One of the most original bands that helped shape the ‘famous’ Dutch Death/Doom Metal scene was certainly Phlebotomized. With their 1992 ‘Devoted To God’-demo tape and the ‘In Search Of Tranquillity’ 7” EP of the same year (released by German cult label Malodorous Mangled Innards Records) they firmly cemented their name into Dutch metal history. Together with bands like Celestial Season and The Gathering they formed the start of a fruitful scene, all of these bands earlier works contained a similar and distinctive mournful atmosphere.
Phlebotomized’s first demo tape, ‘Devoted To God’, remains one of the finest Dutch metal demos to date. In fact, it has all the right things going on, but the most appealing thing about the demo, apart from the fantastic authentic sound, is that it is clearly a band driven by youthful enthusiasm playing uninhibited music. Basically, it is a mishmash of different styles and influences, but the band manages to take it all in stride and fuse it into a more than entrancing piece of adventurous music. Death Metal serves as a solid foundation and is rigged with progressive elements and slower darker pieces, employing keyboards and female vocals. Listening to these tracks once more, it becomes all the more clear how original and ground breaking the band used to be. And despite the fact that I quite liked the band’s last EP (‘Pain, Resistance, Suffering’, 2021, Hammerheart Records), it cannot match this early material in light years. Not only musically and production-wise, but also vocally, this is far superior to Phlebotomized anno now.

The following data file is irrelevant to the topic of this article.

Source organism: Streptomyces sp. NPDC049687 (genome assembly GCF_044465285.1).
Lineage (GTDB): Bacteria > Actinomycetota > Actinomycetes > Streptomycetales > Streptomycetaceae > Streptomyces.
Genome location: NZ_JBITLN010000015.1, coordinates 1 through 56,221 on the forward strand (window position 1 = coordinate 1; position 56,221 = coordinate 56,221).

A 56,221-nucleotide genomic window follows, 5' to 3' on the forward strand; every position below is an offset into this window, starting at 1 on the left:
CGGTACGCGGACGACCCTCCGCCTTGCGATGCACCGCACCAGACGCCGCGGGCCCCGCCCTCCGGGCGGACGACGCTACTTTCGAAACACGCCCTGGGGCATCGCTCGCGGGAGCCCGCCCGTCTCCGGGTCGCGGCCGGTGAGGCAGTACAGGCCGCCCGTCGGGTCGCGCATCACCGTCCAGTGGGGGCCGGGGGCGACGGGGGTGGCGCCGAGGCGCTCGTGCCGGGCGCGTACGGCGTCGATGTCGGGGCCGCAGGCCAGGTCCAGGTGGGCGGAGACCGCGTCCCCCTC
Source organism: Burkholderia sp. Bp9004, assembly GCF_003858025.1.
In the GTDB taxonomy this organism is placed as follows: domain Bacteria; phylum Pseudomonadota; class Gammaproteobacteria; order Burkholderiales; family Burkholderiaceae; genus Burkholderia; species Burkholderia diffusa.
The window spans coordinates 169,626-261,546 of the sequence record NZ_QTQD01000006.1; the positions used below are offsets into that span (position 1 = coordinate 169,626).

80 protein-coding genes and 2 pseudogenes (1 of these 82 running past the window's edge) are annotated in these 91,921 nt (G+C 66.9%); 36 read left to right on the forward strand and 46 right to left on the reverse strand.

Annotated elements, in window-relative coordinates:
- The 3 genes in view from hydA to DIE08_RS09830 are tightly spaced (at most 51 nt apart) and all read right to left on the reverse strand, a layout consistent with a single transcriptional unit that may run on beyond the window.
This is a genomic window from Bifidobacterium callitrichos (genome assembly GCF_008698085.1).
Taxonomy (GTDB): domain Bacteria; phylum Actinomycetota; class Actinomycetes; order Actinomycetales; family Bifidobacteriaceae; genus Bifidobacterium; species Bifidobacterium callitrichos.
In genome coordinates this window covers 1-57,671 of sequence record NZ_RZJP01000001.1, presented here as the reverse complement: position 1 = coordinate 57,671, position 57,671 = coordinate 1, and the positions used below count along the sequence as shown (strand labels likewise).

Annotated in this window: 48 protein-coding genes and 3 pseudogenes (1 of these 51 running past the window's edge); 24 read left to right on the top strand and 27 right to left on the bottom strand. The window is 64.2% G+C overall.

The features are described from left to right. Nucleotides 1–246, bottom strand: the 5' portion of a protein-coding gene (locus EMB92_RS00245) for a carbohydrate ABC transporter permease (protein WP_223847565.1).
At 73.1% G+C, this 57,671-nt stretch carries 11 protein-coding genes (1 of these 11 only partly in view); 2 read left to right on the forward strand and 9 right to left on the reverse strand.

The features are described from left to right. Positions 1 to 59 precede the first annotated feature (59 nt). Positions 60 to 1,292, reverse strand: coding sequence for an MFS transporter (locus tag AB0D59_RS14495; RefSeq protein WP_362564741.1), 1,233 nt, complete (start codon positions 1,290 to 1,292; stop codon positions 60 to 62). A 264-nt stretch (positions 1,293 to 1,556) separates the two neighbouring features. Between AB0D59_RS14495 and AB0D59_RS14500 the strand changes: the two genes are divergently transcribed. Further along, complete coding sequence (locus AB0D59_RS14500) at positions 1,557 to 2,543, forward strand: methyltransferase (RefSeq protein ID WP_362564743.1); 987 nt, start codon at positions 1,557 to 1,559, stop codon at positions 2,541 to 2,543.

Anno 2022 it might sound a little dated to contemporary standards, but exactly that is its irresistible charm. That muffled and dense sound that most of the demo tapes of that time had breathes something that continues to attract me. It is of no surprise that back in the day the first songs of ‘Devoted To God’ got a second life on a 7” EP, which allegedly sold 3.000 copies, which you can add to the 1.000 original demo tape copies that the band has distributed themselves and another 2.000 copies issued by the Polish Carnage Records. Selling a total of 6.000 copies, of course it is impossible to count all the dubbed copies that were tape traded, is incredible even by today’s standards. It says something about the impact the demo had and simply about its quality.
Now, 30 years later (!) the demo gets another release. Hammerheart Records is making it available again on both cassette tape and CD and now for the first time in its entirety on 12″ vinyl. In case you do not own an original copy of the demo tape or like to replace it by a CD or vinyl copy, this is an excellent opportunity to own this piece of Dutch Doom/Death Metal history.